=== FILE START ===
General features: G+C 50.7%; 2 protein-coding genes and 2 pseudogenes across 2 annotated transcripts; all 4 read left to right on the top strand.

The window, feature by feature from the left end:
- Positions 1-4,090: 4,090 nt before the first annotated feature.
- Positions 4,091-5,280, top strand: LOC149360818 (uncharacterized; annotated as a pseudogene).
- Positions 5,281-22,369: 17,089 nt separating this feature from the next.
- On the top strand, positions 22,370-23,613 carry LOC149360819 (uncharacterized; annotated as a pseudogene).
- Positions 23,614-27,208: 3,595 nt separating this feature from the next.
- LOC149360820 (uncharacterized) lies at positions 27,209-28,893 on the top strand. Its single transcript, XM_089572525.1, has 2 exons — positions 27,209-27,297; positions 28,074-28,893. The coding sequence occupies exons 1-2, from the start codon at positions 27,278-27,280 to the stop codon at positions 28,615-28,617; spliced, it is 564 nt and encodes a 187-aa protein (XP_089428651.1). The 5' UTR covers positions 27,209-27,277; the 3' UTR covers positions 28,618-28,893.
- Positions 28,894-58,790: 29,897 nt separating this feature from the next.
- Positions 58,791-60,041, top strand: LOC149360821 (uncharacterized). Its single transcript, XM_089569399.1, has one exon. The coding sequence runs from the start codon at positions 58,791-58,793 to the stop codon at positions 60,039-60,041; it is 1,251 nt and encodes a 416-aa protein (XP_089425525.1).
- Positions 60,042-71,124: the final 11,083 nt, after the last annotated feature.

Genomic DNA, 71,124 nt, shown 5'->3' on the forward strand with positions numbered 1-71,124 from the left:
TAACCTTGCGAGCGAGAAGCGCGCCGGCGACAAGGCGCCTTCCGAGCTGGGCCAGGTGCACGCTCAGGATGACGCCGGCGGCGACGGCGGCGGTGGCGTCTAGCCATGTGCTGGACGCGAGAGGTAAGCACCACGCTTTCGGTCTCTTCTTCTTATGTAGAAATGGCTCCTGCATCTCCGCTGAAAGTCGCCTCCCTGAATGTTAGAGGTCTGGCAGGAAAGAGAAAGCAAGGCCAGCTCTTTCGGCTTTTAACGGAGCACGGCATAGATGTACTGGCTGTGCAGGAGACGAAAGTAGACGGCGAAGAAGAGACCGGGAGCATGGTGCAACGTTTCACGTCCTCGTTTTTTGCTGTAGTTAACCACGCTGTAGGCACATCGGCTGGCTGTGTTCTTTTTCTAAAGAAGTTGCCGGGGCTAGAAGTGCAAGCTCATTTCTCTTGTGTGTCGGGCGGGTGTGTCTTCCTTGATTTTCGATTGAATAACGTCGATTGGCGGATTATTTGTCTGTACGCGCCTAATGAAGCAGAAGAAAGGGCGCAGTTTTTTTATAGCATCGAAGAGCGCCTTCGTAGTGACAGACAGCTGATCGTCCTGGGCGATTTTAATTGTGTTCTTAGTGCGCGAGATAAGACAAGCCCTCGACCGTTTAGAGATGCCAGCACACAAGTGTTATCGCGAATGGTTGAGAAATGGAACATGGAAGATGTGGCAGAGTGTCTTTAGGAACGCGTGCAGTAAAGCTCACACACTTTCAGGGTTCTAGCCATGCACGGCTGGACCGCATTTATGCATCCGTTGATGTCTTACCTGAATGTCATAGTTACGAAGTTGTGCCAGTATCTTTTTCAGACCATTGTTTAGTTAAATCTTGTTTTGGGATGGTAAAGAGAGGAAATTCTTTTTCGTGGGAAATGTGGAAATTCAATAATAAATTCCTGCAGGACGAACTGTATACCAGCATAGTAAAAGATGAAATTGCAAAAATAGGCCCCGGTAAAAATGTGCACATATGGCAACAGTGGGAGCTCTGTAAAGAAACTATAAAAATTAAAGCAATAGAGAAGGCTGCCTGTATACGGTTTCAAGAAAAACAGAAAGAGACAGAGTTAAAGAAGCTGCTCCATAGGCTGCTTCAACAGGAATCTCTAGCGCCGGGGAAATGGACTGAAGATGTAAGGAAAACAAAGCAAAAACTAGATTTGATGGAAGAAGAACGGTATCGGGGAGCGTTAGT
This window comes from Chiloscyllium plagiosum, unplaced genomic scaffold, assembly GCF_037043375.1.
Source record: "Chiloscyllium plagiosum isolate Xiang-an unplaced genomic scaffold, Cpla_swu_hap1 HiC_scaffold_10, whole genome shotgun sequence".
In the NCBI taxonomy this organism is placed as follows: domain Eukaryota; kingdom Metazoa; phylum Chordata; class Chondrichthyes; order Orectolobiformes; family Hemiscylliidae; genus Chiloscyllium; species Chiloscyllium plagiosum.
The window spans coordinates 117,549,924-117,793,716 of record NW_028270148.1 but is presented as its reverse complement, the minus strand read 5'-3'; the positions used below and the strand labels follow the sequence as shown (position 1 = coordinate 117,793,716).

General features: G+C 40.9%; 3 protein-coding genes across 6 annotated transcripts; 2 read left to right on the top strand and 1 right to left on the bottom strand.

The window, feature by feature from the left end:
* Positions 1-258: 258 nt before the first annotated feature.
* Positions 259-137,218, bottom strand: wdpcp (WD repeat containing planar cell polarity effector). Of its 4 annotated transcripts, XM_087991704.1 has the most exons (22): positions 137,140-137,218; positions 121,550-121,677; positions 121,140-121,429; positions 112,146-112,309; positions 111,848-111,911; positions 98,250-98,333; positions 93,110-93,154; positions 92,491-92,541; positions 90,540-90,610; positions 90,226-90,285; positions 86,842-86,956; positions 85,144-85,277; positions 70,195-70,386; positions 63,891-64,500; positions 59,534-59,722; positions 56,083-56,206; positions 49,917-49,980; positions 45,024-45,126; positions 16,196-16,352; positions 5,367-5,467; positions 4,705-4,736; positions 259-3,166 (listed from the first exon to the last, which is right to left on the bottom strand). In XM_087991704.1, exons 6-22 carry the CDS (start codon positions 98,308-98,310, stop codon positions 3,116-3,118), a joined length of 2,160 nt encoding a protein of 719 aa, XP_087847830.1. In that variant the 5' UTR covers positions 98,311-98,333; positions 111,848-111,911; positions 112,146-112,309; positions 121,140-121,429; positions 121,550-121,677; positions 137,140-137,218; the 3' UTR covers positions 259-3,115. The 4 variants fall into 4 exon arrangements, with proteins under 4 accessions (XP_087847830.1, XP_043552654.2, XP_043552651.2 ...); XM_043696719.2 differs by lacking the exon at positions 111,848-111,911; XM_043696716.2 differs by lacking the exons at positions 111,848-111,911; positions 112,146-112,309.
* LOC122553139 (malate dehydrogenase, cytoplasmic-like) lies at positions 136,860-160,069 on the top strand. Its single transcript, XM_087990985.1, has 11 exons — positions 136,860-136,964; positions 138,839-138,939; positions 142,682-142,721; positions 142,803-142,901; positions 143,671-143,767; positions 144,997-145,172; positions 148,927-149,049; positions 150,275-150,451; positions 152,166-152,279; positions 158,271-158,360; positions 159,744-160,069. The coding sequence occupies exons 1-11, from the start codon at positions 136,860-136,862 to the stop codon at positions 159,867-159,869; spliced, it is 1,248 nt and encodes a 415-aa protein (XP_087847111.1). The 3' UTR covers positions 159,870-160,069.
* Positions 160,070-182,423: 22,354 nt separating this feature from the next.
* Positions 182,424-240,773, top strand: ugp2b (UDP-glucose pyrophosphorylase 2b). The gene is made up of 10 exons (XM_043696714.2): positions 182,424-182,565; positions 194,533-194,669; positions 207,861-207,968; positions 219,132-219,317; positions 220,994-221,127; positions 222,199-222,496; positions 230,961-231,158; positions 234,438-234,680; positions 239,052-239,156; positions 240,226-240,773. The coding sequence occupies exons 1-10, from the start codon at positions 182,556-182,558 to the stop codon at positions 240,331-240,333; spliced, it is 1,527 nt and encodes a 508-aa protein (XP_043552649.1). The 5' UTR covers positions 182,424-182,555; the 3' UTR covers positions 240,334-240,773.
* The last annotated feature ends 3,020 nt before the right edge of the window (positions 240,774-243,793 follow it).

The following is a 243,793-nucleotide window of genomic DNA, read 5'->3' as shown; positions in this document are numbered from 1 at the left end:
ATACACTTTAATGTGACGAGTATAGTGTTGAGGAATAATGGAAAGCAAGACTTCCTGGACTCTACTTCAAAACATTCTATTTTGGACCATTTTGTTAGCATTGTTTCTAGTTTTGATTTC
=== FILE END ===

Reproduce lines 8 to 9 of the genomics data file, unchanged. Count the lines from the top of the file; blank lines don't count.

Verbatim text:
- LOC149360820 (uncharacterized) lies at positions 27,209-28,893 on the top strand. Its single transcript, XM_089572525.1, has 2 exons — positions 27,209-27,297; positions 28,074-28,893. The coding sequence occupies exons 1-2, from the start codon at positions 27,278-27,280 to the stop codon at positions 28,615-28,617; spliced, it is 564 nt and encodes a 187-aa protein (XP_089428651.1). The 5' UTR covers positions 27,209-27,277; the 3' UTR covers positions 28,618-28,893.
- Positions 28,894-58,790: 29,897 nt separating this feature from the next.